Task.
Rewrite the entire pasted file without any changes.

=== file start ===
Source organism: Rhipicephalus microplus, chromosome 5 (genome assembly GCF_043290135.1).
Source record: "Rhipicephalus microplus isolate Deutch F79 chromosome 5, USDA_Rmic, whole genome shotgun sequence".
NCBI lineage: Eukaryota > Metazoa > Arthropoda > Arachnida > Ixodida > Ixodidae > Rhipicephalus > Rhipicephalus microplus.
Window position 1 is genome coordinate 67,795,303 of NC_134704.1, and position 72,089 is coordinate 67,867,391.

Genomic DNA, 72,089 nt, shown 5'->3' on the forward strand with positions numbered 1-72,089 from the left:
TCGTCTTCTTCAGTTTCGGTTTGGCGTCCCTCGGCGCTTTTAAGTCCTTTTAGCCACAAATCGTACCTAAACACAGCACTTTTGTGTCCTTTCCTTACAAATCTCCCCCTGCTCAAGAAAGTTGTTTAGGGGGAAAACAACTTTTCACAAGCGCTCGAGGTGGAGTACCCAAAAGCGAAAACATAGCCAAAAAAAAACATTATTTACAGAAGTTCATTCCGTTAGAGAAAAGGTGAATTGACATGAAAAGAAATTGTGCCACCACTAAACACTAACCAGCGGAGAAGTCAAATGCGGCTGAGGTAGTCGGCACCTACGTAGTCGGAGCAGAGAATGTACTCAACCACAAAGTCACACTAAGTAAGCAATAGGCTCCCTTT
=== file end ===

Source organism: Rhipicephalus microplus, chromosome 5 (genome assembly GCF_043290135.1).
Source record: "Rhipicephalus microplus isolate Deutch F79 chromosome 5, USDA_Rmic, whole genome shotgun sequence".
NCBI lineage: Eukaryota > Metazoa > Arthropoda > Arachnida > Ixodida > Ixodidae > Rhipicephalus > Rhipicephalus microplus.
Window position 1 is genome coordinate 67,795,303 of NC_134704.1, and position 72,089 is coordinate 67,867,391.

Genomic DNA, 72,089 nt, shown 5'->3' on the forward strand with positions numbered 1-72,089 from the left:
TCGTCTTCTTCAGTTTCGGTTTGGCGTCCCTCGGCGCTTTTAAGTCCTTTTAGCCACAAATCGTACCTAAACACAGCACTTTTGTGTCCTTTCCTTACAAATCTCCCCCTGCTCAAGAAAGTTGTTTAGGGGGAAAACAACTTTTCACAAGCGCTCGAGGTGGAGTACCCAAAAGCGAAAACATAGCCAAAAAAAAACATTATTTACAGAAGTTCATTCCGTTAGAGAAAAGGTGAATTGACATGAAAAGAAATTGTGCCACCACTAAACACTAACCAGCGGAGAAGTCAAATGCGGCTGAGGTAGTCGGCACCTACGTAGTCGGAGCAGAGAATGTACTCAACCACAAAGTCACACTAAGTAAGCAATAGGCTCCCTTT